Over a century ago, Labor and Industry made a promise to each other called Workers' Compensation. It was summary, remedial, inexpensive administrative process that provided benefits to injured workers through a social insurance program for work-related accidents and diseases. The shifting of wealth in the US has now made the workers' compensation program a target for reform and elmination. Today's post is shared from the opinion pages of the NYTimes.com.
As bad as things in Washington are — the federal government shutdown since Tuesday, the slim but real potential for a debt default, a political system that seems increasingly ungovernable — they are going to get much worse, for the United States and other advanced economies, in the years ahead.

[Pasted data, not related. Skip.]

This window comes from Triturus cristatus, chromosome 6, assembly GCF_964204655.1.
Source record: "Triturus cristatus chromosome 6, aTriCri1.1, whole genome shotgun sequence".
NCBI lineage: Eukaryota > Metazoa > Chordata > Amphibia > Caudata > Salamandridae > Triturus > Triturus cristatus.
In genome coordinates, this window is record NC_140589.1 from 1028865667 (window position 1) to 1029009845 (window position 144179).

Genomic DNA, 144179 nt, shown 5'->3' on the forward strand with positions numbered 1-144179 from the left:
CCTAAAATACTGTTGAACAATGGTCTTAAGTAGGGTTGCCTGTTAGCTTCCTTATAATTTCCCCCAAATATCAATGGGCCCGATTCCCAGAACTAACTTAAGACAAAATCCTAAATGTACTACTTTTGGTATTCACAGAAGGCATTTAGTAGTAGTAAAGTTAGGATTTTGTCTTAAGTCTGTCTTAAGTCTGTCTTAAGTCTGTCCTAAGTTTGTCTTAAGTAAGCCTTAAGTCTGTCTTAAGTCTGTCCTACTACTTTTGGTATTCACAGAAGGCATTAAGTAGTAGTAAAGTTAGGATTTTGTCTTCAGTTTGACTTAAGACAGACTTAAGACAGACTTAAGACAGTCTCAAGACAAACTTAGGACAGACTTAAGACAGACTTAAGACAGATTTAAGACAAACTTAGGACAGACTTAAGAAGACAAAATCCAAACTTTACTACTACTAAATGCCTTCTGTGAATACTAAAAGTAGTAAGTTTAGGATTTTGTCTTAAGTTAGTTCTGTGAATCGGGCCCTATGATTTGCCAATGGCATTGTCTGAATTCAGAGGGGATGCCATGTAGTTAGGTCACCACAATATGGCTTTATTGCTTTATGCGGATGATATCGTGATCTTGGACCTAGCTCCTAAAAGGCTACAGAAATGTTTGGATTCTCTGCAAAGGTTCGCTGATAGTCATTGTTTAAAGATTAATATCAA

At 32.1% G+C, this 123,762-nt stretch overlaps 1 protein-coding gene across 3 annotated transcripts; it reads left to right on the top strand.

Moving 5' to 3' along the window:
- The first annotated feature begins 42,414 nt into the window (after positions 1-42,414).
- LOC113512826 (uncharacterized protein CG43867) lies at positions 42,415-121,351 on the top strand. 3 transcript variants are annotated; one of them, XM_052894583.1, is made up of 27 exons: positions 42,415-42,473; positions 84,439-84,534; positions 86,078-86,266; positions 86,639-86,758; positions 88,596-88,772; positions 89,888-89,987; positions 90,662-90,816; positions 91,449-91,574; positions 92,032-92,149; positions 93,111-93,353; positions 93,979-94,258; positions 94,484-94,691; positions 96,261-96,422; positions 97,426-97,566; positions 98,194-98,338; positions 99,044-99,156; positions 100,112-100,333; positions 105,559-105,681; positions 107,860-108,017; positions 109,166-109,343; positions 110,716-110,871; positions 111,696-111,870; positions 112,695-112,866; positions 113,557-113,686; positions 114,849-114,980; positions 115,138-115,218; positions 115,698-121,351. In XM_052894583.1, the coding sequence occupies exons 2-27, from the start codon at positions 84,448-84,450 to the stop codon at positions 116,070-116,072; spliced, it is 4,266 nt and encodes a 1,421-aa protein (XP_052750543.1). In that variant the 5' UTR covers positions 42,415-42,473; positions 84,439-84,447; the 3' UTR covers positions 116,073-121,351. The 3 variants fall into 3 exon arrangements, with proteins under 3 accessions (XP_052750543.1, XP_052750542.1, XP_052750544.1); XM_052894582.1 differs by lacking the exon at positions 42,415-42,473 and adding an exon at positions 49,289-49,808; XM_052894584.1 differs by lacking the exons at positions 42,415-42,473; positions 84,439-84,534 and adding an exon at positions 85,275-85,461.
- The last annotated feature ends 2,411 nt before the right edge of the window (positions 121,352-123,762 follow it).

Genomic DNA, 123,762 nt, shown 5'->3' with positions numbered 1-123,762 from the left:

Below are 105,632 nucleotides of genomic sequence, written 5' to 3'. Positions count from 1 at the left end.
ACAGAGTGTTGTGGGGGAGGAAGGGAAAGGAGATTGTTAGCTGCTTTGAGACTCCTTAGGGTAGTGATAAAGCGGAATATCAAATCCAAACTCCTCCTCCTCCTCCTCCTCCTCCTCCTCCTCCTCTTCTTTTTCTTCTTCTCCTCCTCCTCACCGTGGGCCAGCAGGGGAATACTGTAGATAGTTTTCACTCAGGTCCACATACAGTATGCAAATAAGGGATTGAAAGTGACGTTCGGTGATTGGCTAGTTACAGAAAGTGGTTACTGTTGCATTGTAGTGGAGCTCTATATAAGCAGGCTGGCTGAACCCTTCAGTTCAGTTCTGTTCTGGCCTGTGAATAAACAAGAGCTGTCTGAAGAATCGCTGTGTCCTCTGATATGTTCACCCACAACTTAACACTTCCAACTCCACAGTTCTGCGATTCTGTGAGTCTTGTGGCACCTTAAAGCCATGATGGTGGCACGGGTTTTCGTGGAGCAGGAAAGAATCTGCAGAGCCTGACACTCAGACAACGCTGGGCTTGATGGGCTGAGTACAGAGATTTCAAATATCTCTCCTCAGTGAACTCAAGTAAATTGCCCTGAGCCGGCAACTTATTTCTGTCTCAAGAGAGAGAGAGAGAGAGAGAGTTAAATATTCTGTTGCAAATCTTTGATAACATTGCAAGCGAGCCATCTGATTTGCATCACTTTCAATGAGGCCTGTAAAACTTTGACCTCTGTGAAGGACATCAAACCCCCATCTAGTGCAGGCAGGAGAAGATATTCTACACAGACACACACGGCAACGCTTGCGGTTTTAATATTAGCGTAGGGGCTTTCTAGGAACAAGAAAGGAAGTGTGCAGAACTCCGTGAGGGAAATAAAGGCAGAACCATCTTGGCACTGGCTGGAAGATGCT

From the end of World War II to the brief interlude of prosperity after the cold war, politicians could console themselves with the thought that rapid economic growth would eventually rescue them from short-term fiscal transgressions.
The miracle of rising living standards encouraged rich countries increasingly to live beyond their means, happy in the belief that healthy returns on their real estate and investment portfolios would let them pay off debts, educate their children and pay for their medical care and retirement. This was, it seemed, the postwar generations’ collective destiny.
But the numbers no longer add up. Even before the Great Recession, rich countries were seeing their tax revenues weaken,...
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